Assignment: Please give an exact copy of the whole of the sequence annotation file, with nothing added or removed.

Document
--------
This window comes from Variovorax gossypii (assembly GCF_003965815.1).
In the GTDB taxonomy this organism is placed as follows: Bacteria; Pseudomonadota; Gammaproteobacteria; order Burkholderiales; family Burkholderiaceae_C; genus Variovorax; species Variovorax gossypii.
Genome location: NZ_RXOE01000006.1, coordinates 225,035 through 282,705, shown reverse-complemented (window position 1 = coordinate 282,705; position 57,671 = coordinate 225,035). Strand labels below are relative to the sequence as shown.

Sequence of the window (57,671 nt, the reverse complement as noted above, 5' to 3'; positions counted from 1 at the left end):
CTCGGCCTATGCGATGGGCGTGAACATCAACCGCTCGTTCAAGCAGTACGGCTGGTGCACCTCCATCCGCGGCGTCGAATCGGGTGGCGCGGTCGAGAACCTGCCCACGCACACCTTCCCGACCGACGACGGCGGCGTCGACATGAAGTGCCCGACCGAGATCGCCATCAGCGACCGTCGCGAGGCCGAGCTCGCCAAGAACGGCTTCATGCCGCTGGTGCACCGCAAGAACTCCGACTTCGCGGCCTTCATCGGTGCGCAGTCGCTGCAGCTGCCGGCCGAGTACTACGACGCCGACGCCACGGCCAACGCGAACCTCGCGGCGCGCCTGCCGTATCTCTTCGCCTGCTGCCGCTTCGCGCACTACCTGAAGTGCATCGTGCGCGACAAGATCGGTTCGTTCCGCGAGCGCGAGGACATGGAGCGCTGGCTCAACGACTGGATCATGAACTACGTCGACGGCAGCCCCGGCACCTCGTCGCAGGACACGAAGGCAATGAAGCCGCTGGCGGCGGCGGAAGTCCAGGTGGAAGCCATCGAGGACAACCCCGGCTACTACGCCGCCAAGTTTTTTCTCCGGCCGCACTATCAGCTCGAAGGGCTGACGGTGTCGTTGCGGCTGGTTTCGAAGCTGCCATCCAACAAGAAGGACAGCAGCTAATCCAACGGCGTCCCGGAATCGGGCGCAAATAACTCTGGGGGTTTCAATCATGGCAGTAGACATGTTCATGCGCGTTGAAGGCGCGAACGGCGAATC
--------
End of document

This window comes from Variovorax gossypii (assembly GCF_003965815.1).
In the GTDB taxonomy this organism is placed as follows: Bacteria; Pseudomonadota; Gammaproteobacteria; order Burkholderiales; family Burkholderiaceae_C; genus Variovorax; species Variovorax gossypii.
Genome location: NZ_RXOE01000006.1, coordinates 225,035 through 282,705, shown reverse-complemented (window position 1 = coordinate 282,705; position 57,671 = coordinate 225,035). Strand labels below are relative to the sequence as shown.

Sequence of the window (57,671 nt, the reverse complement as noted above, 5' to 3'; positions counted from 1 at the left end):
CTCGGCCTATGCGATGGGCGTGAACATCAACCGCTCGTTCAAGCAGTACGGCTGGTGCACCTCCATCCGCGGCGTCGAATCGGGTGGCGCGGTCGAGAACCTGCCCACGCACACCTTCCCGACCGACGACGGCGGCGTCGACATGAAGTGCCCGACCGAGATCGCCATCAGCGACCGTCGCGAGGCCGAGCTCGCCAAGAACGGCTTCATGCCGCTGGTGCACCGCAAGAACTCCGACTTCGCGGCCTTCATCGGTGCGCAGTCGCTGCAGCTGCCGGCCGAGTACTACGACGCCGACGCCACGGCCAACGCGAACCTCGCGGCGCGCCTGCCGTATCTCTTCGCCTGCTGCCGCTTCGCGCACTACCTGAAGTGCATCGTGCGCGACAAGATCGGTTCGTTCCGCGAGCGCGAGGACATGGAGCGCTGGCTCAACGACTGGATCATGAACTACGTCGACGGCAGCCCCGGCACCTCGTCGCAGGACACGAAGGCAATGAAGCCGCTGGCGGCGGCGGAAGTCCAGGTGGAAGCCATCGAGGACAACCCCGGCTACTACGCCGCCAAGTTTTTTCTCCGGCCGCACTATCAGCTCGAAGGGCTGACGGTGTCGTTGCGGCTGGTTTCGAAGCTGCCATCCAACAAGAAGGACAGCAGCTAATCCAACGGCGTCCCGGAATCGGGCGCAAATAACTCTGGGGGTTTCAATCATGGCAGTAGACATGTTCATGCGCGTTGAAGGCGCGAACGGCGAATC